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Not screwing up Mount Bromo without a tour

Updated: 25th August 2015

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Mount Bromo is one of the most famous volcanoes in Indonesia, located in Eastern Java. Given its popularity as a tourist destination, you would think it pretty easy to access solo but sadly that isn’t the case. As with much of the country, public transport is not as easy to navigate as some of its neighbours.

On first look, it may seem easier to jump on a tour from Bali or one of the big Java cities such as Yogyakarta or Surabaya. In reality, doing Mount Bromo without a tour is relatively easy with a little planning and the perfect stop before or after visiting Borobodur and Prambanan temples.


If you want to make it to the famed ‘viewpoint’ for the sunrise that the crowds descend on then you need to rise early. When I woke up at 4 am, cursing at my alarm clock, I knew it was too late to make it to the top.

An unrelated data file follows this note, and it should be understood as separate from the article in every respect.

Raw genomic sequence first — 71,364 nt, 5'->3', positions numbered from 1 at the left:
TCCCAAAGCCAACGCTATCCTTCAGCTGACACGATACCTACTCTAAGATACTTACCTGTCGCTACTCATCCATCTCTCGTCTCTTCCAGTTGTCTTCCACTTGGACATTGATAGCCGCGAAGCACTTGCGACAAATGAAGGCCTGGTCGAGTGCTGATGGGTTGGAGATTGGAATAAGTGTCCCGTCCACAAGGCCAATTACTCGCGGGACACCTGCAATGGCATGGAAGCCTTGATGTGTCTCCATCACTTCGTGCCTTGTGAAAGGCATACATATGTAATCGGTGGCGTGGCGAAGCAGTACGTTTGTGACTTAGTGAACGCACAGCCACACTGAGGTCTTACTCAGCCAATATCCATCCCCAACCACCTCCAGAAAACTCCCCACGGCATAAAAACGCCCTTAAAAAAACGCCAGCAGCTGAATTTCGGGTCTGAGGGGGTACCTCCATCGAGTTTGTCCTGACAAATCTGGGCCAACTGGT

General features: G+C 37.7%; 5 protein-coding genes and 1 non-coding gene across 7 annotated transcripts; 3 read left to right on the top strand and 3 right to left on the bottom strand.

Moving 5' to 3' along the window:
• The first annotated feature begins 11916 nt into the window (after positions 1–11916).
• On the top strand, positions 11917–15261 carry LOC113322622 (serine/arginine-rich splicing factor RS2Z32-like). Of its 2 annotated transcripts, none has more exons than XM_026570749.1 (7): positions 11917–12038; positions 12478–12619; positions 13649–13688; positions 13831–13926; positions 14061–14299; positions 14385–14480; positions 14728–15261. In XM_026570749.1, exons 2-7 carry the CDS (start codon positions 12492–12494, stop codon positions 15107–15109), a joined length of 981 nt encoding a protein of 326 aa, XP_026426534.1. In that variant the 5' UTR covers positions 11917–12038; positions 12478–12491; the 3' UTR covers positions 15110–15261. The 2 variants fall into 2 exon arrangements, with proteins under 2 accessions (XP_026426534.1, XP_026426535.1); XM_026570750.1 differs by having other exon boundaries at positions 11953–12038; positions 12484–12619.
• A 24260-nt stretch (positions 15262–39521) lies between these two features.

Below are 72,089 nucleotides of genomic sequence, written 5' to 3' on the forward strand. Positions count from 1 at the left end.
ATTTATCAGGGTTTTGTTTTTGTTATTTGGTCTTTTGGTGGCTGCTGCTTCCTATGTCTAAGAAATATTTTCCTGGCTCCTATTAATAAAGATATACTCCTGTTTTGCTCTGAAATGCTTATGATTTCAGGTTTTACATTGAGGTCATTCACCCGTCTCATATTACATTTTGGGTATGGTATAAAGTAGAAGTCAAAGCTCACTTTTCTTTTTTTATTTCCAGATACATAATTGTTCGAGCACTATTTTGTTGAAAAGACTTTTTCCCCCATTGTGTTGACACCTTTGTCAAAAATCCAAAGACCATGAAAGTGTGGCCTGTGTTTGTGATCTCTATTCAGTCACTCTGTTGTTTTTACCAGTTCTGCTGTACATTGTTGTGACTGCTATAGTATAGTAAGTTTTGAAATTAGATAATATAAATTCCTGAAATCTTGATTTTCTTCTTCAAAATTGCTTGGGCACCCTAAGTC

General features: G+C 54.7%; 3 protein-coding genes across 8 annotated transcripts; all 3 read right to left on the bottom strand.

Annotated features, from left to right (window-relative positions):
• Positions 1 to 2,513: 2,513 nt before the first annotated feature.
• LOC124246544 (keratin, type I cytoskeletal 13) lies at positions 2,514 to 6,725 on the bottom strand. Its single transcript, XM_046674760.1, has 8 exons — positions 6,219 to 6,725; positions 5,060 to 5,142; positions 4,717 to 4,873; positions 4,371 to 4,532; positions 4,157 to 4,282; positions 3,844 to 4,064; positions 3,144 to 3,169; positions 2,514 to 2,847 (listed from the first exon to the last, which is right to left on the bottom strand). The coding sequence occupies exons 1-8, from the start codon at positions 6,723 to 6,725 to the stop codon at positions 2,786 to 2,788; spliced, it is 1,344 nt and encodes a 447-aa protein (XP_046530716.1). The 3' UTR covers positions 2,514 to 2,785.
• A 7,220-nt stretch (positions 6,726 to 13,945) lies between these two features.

Suddenly, rocking up late the night before to do Mount Bromo without a tour seemed a bad idea.

But as the sun crept out, lighting up the mist and clouds that were now below me, I realised perhaps this was going to work out better than planned.


The Bromo Sunrise View

So at 2:30 am when I should have been up and hiking to the top of Mount Penanjakan with everyone else I was blissfully snoozing away. By 4 am I realised that the two-hour trek to the top to see sunrise was not going to happen.

This is the same viewpoint all the jeeps head to on the tours, also totally doable by foot or asking a local with a bike to zip you up. I ended up wandering as far as I could before the sun started appearing and made it to the first viewpoint of the handful that marked up the Mountain.

There were three Indonesians and two tourists to make up the crowd, a bit different from what I have heard the view at the top is like. Needless to say, I was pretty happy with the photos and sunrise I got and managed to avoid the battle for best photo spot that many online reports summarise the highest summit like.

The Sea of Sand

To get to the actual crater and peak into it, you need to cross the ‘sea of sand’. After walking back down the Mountain, or grabbing a lift on a bike, you will arrive back to the village.

From there you can actually walk over the sea of sand in under an hour by taking the path the local horsemen use (right next to the main hotel looking onto Bromo).